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Wonder Wednesday: Why Is Winning Important To Us?

Even though the Winter Olympics have ended, students may still have sports and competition on their mind. We’ve spent the last few weeks cheering for our favorite athletes, countries, and sports. Yet, why is winning so important? Why does losing feel so terrible? Students can use the Write About This app and inquiry-based learning to investigate competition and its’ consequences.


Students can find the above visual prompt in the Write About This gallery by searching the term “basketball”. Have students select the picture and choose an appropriate prompt to start their planning.

  1. What sports do you have the most fun with? What are your least favorite?
  2. What’s harder: practicing alone or practicing in groups?
  3. Tell a story about when you made the game-winning shot.

Have students share their responses and discuss any similarities they hear from each other’s responses. Students can now work to generate their own investigative question for further research. Older students may feel comfortable generating questions such as what were the first sports competitions, how does the body react to winning, what are significant wins in the history of ___, and so forth. Younger students can choose one of the prompts for further research or can be guided with a class question and view Is Winning Everything? From Wonderopolis as part or all of their research ( Once students have decided on their investigative question, have them complete a KWL chart. They can then generate their research questions/topics from the “What I Want To Know” column in an I-Chart ( This is a great way for students to organize the evidence they gather during their research! They can take notes in the Write About This app and add their own audio interpretations to their notes as well.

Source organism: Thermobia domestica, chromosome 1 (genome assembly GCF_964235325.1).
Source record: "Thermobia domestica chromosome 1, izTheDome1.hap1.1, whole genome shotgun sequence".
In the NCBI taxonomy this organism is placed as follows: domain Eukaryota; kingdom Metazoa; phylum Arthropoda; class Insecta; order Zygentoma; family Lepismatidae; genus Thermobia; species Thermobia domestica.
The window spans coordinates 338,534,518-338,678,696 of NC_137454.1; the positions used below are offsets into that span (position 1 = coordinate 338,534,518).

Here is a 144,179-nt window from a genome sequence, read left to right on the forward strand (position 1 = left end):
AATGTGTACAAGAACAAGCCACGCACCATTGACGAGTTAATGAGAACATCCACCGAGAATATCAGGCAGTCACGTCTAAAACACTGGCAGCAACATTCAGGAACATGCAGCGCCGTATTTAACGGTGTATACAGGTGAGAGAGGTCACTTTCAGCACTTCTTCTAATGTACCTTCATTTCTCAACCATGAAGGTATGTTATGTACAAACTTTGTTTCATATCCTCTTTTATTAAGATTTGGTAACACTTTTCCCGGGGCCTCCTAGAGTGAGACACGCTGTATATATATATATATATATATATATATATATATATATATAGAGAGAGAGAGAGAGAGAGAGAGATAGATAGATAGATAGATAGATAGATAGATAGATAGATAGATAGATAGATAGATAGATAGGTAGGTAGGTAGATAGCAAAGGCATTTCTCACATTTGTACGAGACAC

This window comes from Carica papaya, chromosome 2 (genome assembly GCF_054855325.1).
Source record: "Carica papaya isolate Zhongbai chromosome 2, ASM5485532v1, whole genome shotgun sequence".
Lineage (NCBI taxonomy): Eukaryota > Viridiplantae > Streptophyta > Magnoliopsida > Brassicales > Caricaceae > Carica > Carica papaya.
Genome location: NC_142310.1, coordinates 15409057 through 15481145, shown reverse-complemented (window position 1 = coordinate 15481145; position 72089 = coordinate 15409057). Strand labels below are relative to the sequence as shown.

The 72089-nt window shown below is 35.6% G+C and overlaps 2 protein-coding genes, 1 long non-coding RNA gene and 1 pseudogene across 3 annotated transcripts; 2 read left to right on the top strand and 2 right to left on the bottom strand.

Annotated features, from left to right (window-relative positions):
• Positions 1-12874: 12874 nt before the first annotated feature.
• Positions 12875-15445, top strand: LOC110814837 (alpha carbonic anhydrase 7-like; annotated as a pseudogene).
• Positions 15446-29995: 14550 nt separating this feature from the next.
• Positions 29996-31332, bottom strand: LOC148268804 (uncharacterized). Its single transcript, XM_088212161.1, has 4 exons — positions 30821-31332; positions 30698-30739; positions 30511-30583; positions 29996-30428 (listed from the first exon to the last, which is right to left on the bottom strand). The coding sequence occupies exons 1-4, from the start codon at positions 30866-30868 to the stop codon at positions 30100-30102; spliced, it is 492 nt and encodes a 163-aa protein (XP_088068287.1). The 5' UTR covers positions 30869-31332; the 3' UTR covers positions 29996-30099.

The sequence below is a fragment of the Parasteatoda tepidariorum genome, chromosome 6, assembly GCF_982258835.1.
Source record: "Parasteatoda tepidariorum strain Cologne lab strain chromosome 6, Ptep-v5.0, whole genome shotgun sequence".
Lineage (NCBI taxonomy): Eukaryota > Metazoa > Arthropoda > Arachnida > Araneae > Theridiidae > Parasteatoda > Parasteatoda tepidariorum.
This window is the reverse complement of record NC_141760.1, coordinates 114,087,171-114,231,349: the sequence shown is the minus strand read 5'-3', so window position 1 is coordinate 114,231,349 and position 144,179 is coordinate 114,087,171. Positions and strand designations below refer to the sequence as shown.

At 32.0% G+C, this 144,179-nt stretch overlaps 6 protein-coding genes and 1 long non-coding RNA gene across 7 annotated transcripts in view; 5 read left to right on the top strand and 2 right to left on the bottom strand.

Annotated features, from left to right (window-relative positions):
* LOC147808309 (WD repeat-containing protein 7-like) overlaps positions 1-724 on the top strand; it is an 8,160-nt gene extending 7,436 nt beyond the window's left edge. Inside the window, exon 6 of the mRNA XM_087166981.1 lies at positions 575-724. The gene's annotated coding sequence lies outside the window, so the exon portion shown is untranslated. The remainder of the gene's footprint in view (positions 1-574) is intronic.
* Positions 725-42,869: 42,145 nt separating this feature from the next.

Finally, have students review their original writing response from the Write About This prompt and write a report on their chosen investigative question in the Write About This app. They may want to build upon what they originally wrote and/or tie it in to the investigate response.

So what do you think? Should winning be that important? Let your students investigate it!

CCSS.ELA-Literacy.CCRA.W.1 Write arguments to support claims in an analysis of substantive topics or texts using valid reasoning and relevant and sufficient evidence.
CCSS.ELA-Literacy.CCRA.W.7 Conduct short as well as more sustained research projects based on focused questions, demonstrating understanding of the subject under investigation.
CCSS.ELA-Literacy.CCRA.W.8 Gather relevant information from multiple print and digital sources, assess the credibility and accuracy of each source, and integrate the information while avoiding plagiarism.
CCSS.ELA-Literacy.CCRA.W.9 Draw evidence from literary or informational texts to support analysis, reflection, and research.

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